I’ve opened the archives to republish some of my most popular posts over in celebration of the three year anniversary of Big Girl Life. Family Travel St. Lucia was originally published on 6/18/13.
Last week we traveled with the kids to St. Lucia for a week of vacation. Ours was not by any means a comprehensive trip; but I shot some glorious photos. Would you like see some of exotic St. Lucia? Here it is — a larger island in the Eastern Caribbean chain of islands. St. Lucia is a 3.5 hour flight from Miami.
We stayed in Marigot Bay on the West side of the island. Launch boats at the marina will take you over to any one of the restaurants or resorts located around the perimeter of the bay: J.B’s, Rainforest Hideaway (a gorgeous ambiance for dinner where you can watch the tarpon feed), Doolittles, or the Marigot Bay Discovery Resort are all here.
This is the view looking out to the ocean from the dock of the Marigot Bay Resort. Those waving palm trees in the distance are part of Doolittles Resort – named after The Doctor Doolittle Movie which filmed in this location in 1967.
This is the view looking back into Marigot Bay from the ocean. The bay is great for stand up paddleboarding.
We met people from all over the world here during our stay, including a couple from Switzerland who are taking five years to circumnavigate the world with their two young daughters on a beautiful catamaran. It seems St. Lucia attracts more adventurous tourists because there is so much to do here. Doolittles has a weathered tropical ambiance, pool tables, and the owner is a total
he Discovery Resort has a swim up pool bar, spa, and a tropical chic decor.
We hired a driver to take us sightseeing for the day. It’s so easy – they are waiting to take you anywhere you want to go right at the launch area on the docks at Marigot Bay. I recommend doing this this as they drive on the left, hardly any roads are marked, and so many are treacherously steep and winding.
The first thing you notice on the drive is banana trees everywhere. The blue bags over the banana clutch keeps the birds from disrupting the pollination of the bananas until they are ready to be harvested.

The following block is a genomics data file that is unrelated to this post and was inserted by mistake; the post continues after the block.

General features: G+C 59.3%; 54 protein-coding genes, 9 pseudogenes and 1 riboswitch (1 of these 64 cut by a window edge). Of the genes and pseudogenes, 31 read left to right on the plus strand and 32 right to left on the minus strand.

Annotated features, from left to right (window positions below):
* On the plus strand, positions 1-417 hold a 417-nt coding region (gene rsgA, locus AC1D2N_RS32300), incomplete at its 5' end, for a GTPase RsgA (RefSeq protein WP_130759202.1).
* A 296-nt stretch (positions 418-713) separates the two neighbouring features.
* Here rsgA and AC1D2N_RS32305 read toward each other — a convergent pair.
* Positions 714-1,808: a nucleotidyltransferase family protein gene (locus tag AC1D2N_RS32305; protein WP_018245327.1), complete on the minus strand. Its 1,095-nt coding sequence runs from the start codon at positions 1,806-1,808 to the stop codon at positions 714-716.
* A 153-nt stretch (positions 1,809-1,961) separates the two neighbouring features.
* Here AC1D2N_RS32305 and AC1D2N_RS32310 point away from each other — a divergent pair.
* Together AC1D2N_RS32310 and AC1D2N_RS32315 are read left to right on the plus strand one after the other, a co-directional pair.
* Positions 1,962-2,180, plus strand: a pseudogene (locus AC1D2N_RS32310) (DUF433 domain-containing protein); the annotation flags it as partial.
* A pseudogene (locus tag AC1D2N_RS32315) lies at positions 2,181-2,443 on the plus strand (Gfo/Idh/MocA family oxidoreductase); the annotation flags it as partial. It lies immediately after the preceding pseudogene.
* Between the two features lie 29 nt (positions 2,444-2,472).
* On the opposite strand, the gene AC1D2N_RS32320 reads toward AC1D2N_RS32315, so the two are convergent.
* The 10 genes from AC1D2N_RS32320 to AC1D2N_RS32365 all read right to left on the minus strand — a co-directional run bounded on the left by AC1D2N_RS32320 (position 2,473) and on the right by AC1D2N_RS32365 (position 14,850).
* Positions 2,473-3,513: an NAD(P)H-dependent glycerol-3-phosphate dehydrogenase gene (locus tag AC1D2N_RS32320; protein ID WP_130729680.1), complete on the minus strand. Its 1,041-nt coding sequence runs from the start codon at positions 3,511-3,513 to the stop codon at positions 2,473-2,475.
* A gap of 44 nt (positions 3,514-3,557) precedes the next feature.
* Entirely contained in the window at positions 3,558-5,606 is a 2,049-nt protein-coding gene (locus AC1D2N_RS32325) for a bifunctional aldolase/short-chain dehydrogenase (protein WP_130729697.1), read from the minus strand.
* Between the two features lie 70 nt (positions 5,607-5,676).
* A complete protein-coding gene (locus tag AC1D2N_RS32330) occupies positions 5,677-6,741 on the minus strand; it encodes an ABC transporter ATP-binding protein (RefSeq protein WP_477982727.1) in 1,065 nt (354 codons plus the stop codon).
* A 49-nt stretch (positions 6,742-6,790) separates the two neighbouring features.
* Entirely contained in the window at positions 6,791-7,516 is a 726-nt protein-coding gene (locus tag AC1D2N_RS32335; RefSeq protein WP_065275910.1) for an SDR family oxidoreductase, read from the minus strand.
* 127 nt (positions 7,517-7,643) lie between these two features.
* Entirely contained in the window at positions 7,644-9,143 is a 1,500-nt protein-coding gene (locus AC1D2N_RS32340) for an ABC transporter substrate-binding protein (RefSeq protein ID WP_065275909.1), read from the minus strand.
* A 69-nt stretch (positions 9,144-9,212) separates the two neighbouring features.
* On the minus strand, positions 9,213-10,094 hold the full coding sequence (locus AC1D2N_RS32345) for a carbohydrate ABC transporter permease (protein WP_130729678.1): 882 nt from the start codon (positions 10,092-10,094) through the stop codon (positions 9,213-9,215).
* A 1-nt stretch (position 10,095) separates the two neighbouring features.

There are several fishing villages along the coast. This week they were catching mahi-mahi and yelllowfin tuna.
Most St. Lucian dogs roam about freely and travel along the streets. This little puppy I found sleeping under the fish scaling table on the beach in the fishing village of Canaries.
Roadside stands sell locally spiced rums and condiments.
That’s a cashew tree growing along the roadside. The nut is inside the brown seed pod at the bottom of the cashew fruit – called a cashew apple – which you can also eat. The pod contains the same caustic oils found in poison oak, ivy, and mangoes that can cause itchy burns on the skin, so harvesting is difficult and labor-intensive. Each fruit only bears one nut – that’s why they’re so expensive.
Ah, here is where we discovered that we love cassava bread. Plas Kassav is on the way to the Pitons, so we stopped by to sample. Cassava is a tropical root. It has to be dug, peeled, grated, mixed and so on. So many steps are involved in making the bread that I lost count. Plas Kassav had lots of flavors to sample (warm) and we did, but I think our group was in agreement that the ginger was the best.The owner is a Canadian transplant who indulged all of my millions of questions and showed me the actual cassava root.
A roadside view framed by mangoes, which grow absolutely everywhere.
Me and the family. My little guy was feeling really car sick from all of the ups and down and winding roads. Ugh.
Approaching the town of Soufriere with the two famous volcanic cones called ‘Pitons’ in the distance.
The two Pitons – named (Gros and Petit) are a UNESCO World heritage site.
We toured the Diamond Botanical Gardens nearby the Pitons. I’m a plant nerd and just loved it here. This is what nutmeg looks like from the tree.
This is the wildly showy pink torch ginger. The locals call it the fingernail flower because the petals look like fake Lee press-on nails. If you touch the petals they will turn brown almost immediately.
What do you think a ‘sexy pink’ heliconia looks like?
Answer: skinny flamingoes
These heliconias towered over us at about 10+ feet tall.
At the waterfall. The water from the hot volcano is milky white from the sulfur and minerals.